Conventional, single target approaches to analyze intracellular signaling pathways have been the foundation for understanding complex biology. However, these methods only focus on a few proteins and even simple stimuli are known to induce drastic molecular alterations in the intracellular milleu. Thus, systems level technologies (eg. transcriptomics and proteomics) have emerged as an effective tool to unbiasedly assess the gene expression state of various disease conditions. While total gene expression levels provide useful information, many central signaling pathways are mediated via post-translational modifications (PTMs), with minimal alterations in total protein abundance[2729]. Therefore, proteomics has a distinct advantage relative to other -omics technologies in the ability to detect protein PTMs at a systems scale[30]. Phospho-proteomic approaches have provided a means to dissect precise signaling pathways involved in diverse biological processes, from development[31] to infectious disease[32]. A phospho-proteomic approach applied to Chagas disease models in the heart has not been attempted to our knowledge and thus has the potential to deepen the understanding of global signaling pathways affected by chronic T. cruzi infections.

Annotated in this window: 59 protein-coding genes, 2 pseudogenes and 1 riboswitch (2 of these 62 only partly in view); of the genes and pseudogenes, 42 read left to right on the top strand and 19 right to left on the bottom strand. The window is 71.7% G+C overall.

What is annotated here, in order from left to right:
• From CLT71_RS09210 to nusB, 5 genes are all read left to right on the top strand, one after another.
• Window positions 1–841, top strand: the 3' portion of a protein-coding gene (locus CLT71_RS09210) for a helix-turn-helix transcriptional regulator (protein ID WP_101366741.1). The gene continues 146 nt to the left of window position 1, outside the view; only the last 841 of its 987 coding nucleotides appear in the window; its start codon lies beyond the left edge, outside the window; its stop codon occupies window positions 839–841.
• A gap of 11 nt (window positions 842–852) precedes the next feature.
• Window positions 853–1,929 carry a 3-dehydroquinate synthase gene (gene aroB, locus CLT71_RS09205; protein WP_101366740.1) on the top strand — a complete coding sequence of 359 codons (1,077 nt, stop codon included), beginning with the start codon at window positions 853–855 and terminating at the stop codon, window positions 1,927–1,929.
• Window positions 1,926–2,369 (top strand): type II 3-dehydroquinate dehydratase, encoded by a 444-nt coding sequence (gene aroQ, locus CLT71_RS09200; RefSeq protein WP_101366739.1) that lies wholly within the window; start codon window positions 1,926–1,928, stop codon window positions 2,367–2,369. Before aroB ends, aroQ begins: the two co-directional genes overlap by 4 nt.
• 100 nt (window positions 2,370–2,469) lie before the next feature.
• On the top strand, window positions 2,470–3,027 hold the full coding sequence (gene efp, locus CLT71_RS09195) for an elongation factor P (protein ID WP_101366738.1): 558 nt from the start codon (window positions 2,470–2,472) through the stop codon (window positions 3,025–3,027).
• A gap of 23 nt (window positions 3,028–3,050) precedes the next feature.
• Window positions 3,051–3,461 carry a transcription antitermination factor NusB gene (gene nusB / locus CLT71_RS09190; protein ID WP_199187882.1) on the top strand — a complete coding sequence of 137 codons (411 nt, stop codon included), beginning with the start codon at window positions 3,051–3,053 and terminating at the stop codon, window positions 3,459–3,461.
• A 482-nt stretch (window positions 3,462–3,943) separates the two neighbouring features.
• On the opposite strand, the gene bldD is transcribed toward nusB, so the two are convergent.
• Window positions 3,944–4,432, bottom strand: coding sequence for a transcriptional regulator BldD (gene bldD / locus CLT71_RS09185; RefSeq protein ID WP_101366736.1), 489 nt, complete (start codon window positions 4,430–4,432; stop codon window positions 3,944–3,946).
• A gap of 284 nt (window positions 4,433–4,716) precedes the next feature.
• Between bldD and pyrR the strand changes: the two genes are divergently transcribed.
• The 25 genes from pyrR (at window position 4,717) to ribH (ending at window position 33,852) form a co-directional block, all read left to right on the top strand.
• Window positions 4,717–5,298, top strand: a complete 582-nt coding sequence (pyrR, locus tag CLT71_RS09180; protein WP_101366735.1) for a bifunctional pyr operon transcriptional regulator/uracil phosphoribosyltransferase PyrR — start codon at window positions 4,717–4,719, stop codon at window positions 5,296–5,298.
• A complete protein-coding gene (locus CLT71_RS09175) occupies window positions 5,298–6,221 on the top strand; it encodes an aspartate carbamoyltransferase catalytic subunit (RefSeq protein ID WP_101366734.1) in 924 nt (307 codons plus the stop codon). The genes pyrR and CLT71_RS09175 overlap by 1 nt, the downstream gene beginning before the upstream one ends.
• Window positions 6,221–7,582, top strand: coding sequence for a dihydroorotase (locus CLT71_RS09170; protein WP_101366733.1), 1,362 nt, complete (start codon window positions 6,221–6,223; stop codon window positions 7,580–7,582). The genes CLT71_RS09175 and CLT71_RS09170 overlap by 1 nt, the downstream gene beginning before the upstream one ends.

In this study, we apply a phospho-proteomic workflow to interrogate chronic Chagas disease progression. This investigation constitutes a foundational examination of the global phospho-signaling response to T. cruzi in the primary affected organ, the heart. Our analyses uncover both known and previously uncharacterized alterations in total protein abundance and phosphorylation status. As expected, we captured the classical induction of IFN-mediated signaling pathways[15] and repression of mitochondrial function[33, 34]. Of significance, our unbiased approach identified new players that may have a role in disease progression including Immunity Related GTPase M (IRGM) 1 and 2 and the immune-associated, guanylate binding proteins (GBPs). In addition to total protein abundance changes, we uncovered a vast signaling network of plasma membrane and intermediate filament proteins with perturbed phosphorylation status following infection. These include new targets such as Striated Muscle Enriched Protein Kinase (SPEG), Tensin 1, BCL2 Associated Athanogene 3 (BAG3), Sorbin and SH3 domain-containing protein (SORBS) 1/2 and myosin-family proteins in addition to the previously described p38 axis. Further, we applied bioinformatics to predict active kinases, supporting the involvement of JNK and identification of new activated (DYRK2 and AMPKA2) and repressed (casein kinase family) kinases in the host response to T. cruzi infection. Finally, through the creation of a druggable disease network, we propose a number of FDA approved drugs that may be repurposed for the treatment of chagasic cardiomyopathy. Overall, this study reveals new signaling pathways modulated during chronic Chagas disease that expand the understanding of molecular mechanisms of pathogenesis and inform rational drug design.